After being fired from the Space Agency, the disgruntled (not to mention crazy) Dr. DeMarco creates an Astroman from a criminal's dead body. However, he loses control of his creation, which goes on a killing spree, attracting the attention of an international spy ring and the CIA.
Filmmaker Ted V. Mikels is an 87 year old man who had directed a ton of movies in his lifetime, mostly being super low budget horror-cult films that very few people have ever seen. He can be compared to Ed Wood, but maybe even a little bit more schlocky, if that were at all possible. From 'The Girl in Gold Boots' to 'The Doll Squad', Mikels has certainly secured a very niche cult following over the many years, and he is certainly very proud of his films and accomplishments, which I very much admire.
In 1968, Mikels made a film called 'Astro Zombies' and actually secured John Carradine for the film, along with Wendell Corey (Rear Window) and Tura Satana (Faster, Pussycat! Kill! Kill!). There are many respected critics out there who have said that this film 'Astro Zombies' is indeed the worst film ever made. They might be right, but yours truly reserves that spot for a certain David Schwimmer movie from 1996, but I digress. This is a case where the poster art for the film is much cooler than the actual movie itself, which is often the case with these types of movies. 'Astro Zombies' centers around a mad scientist, who was let go by a space program.
In retaliation, he starts making super strong monsters from different body parts of innocent people he has murdered. These monsters break out of the lab and raise hell on Earth, which has a series of groups, including the CIA investigating. This sounds like the best movie ever on paper, however Mikels didn't have a budget of more than $36,000, which almost 10% of that went to Carradine, which made the film less than thrilling or really cohesive. There is about ten minutes of film where things actually happen here. The rest is of people driving, parking, and even a nude dance at a gentleman's club, mixed in with a ton of incoherent dialogue about how to handle the situation.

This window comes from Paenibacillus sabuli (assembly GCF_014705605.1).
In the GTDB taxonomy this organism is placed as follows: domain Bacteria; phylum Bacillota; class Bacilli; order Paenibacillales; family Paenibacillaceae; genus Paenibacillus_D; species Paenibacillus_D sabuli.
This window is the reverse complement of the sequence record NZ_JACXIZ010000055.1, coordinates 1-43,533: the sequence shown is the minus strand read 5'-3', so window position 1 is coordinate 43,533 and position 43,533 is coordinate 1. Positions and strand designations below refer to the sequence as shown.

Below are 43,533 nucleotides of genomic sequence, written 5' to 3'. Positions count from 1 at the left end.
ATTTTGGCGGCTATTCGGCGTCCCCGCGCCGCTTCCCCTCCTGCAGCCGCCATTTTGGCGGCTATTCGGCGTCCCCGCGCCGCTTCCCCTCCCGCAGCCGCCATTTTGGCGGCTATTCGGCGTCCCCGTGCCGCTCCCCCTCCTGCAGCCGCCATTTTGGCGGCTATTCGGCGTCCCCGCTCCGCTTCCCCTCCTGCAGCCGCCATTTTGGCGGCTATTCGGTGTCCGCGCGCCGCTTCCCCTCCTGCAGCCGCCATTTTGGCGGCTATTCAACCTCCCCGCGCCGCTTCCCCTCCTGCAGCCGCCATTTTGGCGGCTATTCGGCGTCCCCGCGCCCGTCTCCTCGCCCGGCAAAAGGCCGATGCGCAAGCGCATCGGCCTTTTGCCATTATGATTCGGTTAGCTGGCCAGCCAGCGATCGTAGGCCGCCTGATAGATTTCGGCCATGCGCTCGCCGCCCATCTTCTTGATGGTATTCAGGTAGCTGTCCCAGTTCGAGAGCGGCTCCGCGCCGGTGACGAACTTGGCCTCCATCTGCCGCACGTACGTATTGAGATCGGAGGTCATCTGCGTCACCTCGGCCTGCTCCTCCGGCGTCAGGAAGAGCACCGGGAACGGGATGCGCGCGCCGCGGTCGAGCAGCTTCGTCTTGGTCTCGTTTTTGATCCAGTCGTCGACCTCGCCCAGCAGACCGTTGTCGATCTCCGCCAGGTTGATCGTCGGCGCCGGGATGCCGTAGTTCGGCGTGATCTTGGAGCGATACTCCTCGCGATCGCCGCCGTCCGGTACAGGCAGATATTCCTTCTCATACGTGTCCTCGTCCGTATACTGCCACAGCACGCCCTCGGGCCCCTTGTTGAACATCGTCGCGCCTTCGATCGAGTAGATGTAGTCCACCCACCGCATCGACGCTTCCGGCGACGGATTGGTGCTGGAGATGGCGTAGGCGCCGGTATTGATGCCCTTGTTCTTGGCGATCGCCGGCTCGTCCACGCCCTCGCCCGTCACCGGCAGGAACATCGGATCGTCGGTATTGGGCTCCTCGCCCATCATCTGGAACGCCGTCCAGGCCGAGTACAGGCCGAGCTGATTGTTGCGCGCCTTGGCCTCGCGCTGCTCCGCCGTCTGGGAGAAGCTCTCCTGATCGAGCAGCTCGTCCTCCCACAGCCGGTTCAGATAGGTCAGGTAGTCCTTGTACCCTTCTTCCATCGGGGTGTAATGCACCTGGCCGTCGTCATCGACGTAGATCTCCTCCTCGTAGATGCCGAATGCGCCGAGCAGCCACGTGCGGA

If the film were just these "astro zombies" taking people out left and right, it would have been a better film. Instead, it's a very slow burn of a movie that really never makes any sense whatsoever. That all being said, you have to applaud Mikels' effort to make a feature length movie with what seemed like no script and no money. Pure indie schlock here, which causes a ton of laughs throughout.
The Blu-Ray: Vital Disc Stats
‘Astro Zombies’ comes with a 25GB Blu-ray Disc from Kino Lorber and is Region A Locked. There is reversible cover art, but no insert or digital download code. The disc is housed in a hard, blue plastic case.
'Astro Zombies' comes with a 1080p HD transfer and is presented in 1.85:1 aspect ratio. I wouldn't say this is the best video transfer in high definition I've seen. I wouldn't even say it's very good, although it has some great aspects and moments through the film. The good news is that the detail is fairly sharp and vivid throughout, showcasing individual hairs on the actor's heads, the fine stitching in the 60's clothing, and even the horrible makeup, cheap costumes and practical effects show up nicely, but to their detriment.